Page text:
February Read: Three Out of #1000BlackGirlBooks


New Jersey’s Marley Dias is collecting #1000BlackGirlBooks

Every publication from Vibe to Jezebel is talking about Marley Dias, the 11-year old New Jersey girl who is holding a book drive for 1000 books with Black female protagonists. No stranger to activism, Marley is clearly a DO person, not a WAIT person. And I love that.

I also love that the attention given to her heart-warming and inspirational project has brought up discussions about literature in junior high and high school that DOES have Black girls as the focus. Some concerns point out that high school staples like I Know Why the Caged Bird Sings, The Bluest Eye, Their Eyes Were Watching God, The Color Purple, Annie John, Breath, Eyes, Memory often show Black girls and women as victims. (I haven’t seen much mention of A Raisin in the Sun, which has a variety of Black, female, extraordinary everyday heroes.) And while I’d argue that seeing the aforementioned novels as filled with victims is unfair, that’s for another post.

So, in the spirit of #1000BlackGirlBooks, I’d like to make a few reading suggestions you might not have yet read.

  1. Fresh Girl, by Jaira Placidefresh-girl-jaira-placide-paperback-cover-art
    • Similar in theme to Edwidge Danticat’s Breath, Eyes, Memory, this novel was given to me as an end-of-the-year gift by a student who was graduating. She was a relatively recent immigrant from Haiti and had taken several of my literature classes over a couple of years. We’d spent a good amount of time before school and after school working on essays and college applications and so on, but she didn’t like to talk about herself. When she gave me a copy of Fresh Girl, she told me that this was her story. That I’d know who she was after reading it. I still have it 15 years later.
  2.  Kindred, by Octavia Butlerkindred
    • If you’re into science-fiction/fantasy, this is a must-read. If you’re into historical fiction, this is a must-read. If you’re into good books, this is a must-read. Basically, just go read this book that includes elements of time travel, slave narrative, and even mystery. And the best part is that if you like it, there are loads more where that came from.
  3. Earth’s Waters, by Nicole Blades
    • This coming-of-age novel has a protagonist you root for even as you watch her $_35making wince-worthy decisions. With echoes of Edith Wharton and Zora Neale Hurston, this novel will entertain you, and you will think about the plot and ending long after finishing the novel. Also, make sure to read Earth’s Waters by Ms. Blades before her next novel, The Thunder Beneath Us, comes out!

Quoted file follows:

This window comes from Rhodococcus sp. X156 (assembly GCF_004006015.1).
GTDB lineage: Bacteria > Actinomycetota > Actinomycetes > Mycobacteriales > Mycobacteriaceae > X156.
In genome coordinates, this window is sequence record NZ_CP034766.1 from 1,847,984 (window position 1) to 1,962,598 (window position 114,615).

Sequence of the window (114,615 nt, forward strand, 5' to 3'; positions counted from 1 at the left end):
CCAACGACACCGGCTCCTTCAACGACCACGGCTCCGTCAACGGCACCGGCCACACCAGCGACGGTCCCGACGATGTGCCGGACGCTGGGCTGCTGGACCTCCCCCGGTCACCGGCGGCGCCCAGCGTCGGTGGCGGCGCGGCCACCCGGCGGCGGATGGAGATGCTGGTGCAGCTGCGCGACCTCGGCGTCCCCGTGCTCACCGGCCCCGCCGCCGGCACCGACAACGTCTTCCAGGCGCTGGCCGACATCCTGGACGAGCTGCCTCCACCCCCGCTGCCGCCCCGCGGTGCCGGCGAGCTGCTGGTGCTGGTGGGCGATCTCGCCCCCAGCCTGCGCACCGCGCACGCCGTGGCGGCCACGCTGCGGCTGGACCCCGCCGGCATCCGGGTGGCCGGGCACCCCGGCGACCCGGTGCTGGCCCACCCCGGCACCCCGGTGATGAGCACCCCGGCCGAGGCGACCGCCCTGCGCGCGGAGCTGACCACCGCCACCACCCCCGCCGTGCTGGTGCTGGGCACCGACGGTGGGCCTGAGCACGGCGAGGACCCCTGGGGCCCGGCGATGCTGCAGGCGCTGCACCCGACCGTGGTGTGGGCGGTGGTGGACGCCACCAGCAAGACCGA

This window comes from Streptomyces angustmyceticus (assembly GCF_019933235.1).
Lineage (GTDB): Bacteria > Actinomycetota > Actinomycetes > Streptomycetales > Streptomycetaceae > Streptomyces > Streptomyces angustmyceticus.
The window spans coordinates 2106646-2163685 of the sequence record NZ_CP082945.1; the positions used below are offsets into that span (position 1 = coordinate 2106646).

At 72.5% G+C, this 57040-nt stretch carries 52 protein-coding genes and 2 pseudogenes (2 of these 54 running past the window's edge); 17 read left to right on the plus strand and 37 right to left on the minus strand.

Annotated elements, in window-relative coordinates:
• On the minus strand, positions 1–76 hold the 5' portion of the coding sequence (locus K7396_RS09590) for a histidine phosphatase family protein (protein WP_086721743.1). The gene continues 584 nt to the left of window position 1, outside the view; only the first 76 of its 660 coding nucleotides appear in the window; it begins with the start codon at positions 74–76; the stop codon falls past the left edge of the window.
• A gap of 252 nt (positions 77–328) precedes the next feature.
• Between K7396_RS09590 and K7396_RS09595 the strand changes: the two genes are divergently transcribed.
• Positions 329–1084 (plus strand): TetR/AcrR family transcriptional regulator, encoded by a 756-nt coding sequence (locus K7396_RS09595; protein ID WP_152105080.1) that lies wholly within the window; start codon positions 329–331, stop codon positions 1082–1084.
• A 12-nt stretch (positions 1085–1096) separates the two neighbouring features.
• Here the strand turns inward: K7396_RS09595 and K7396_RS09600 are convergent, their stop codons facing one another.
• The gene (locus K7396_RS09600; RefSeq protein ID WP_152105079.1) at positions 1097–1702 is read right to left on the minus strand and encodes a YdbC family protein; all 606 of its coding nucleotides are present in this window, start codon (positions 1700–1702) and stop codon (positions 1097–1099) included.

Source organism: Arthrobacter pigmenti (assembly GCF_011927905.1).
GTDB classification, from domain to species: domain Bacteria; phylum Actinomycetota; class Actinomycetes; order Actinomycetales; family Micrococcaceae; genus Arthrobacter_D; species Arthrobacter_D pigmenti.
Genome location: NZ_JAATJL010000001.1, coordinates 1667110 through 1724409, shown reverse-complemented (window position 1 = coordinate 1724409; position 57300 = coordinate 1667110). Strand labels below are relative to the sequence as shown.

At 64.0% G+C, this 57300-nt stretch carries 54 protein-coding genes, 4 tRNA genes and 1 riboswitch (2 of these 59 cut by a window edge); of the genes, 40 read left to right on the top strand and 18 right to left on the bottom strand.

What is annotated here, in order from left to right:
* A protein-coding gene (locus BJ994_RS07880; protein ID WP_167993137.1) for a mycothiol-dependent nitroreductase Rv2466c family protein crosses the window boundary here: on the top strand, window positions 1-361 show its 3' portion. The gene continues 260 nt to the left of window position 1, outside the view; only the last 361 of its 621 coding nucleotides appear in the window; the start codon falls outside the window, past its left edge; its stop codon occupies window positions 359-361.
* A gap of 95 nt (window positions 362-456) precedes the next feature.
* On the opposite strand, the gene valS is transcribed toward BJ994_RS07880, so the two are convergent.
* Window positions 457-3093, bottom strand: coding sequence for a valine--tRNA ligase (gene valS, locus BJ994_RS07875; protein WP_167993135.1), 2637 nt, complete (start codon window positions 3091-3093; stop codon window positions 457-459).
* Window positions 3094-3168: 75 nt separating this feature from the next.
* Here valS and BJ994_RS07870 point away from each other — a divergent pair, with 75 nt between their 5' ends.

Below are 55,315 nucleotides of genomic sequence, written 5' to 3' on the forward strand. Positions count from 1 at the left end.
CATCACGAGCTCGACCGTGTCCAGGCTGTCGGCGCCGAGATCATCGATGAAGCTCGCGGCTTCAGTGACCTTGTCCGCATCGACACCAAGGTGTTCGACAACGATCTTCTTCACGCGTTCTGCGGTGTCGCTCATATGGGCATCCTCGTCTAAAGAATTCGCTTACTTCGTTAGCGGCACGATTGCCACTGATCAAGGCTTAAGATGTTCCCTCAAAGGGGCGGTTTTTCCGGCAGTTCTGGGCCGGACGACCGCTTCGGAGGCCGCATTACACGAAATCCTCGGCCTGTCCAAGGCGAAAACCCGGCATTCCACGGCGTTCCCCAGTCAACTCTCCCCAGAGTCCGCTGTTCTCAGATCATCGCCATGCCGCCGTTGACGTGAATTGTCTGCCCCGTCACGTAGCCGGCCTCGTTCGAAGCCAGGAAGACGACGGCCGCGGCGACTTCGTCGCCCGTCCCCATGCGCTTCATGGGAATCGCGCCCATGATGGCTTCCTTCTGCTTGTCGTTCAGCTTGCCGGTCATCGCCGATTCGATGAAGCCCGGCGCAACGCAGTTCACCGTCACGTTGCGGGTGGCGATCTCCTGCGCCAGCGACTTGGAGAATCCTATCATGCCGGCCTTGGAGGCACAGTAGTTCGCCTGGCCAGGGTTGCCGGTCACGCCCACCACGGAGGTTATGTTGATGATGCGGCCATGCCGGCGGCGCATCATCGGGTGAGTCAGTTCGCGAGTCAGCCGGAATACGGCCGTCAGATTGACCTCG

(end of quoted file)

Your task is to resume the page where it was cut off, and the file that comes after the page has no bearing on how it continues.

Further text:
I have so many more to recommend, and there are many ways in which We Need Diverse Books, but I think I’ll save some for later. And can I ask a favor? Please leave your suggestions for #1000BlackGirlBooks in comments.


About That Unique* Weblog

Adjusting to car culture, dealing with leaving a career I loved, and spouting off along the way. #RESIST
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10 Responses to February Read: Three Out of #1000BlackGirlBooks

  1. Stephanie says:

    I love this post. I’d add Flygirl by Sherri L. Smith for the younger (& young-at-heart) readers of your blog.

    • I just looked it up, and yes, that looks like a wonderful book to deal with identity, choices, heritage, and sacrifice. It’s going on my list! For that age group, I think Brown Girl, Brownstones is also a solid choice.

  2. Dave Astor says:

    Terrific post! I agree about “Kindred,” which I just read for the first time. Outstanding novel. Zadie Smith’s “On Beauty” also has some positive, complex female black characters. “Uncle Tom’s Cabin,” as controversial as it is in some ways today, has a very positive African-American character in Eliza. Also, Terry McMillan’s novels (“Waiting to Exhale,” “How Stella Got Her Groove Back,” etc.).

    • Great range of suggestions! I haven’t yet read Zadie Smith’s “On Beauty.” My head always categorizes it as essays or non-fiction, but I know it’s a novel. It’s going on my list!

      • Dave Astor says:

        Yes, “On Beauty” sounds like a nonfiction title! 🙂 If I’m remembering correctly, the title comes from a poem mentioned in the novel. Not sure — it’s been a while since I read the book.

  3. Cyn K says:

    “Icarus Girl” by Helen Oyeyemi. So creepy, I almost couldn’t finish it.

  4. Charlotte says:

    What an inspirational young woman! Thanks so much for sharing this–so great to see someone from our neck of the woods making a huge and powerful dent on society 🙂 Thanks, too, for the reading recommendations–I haven’t heard of these, but will add them to the list!

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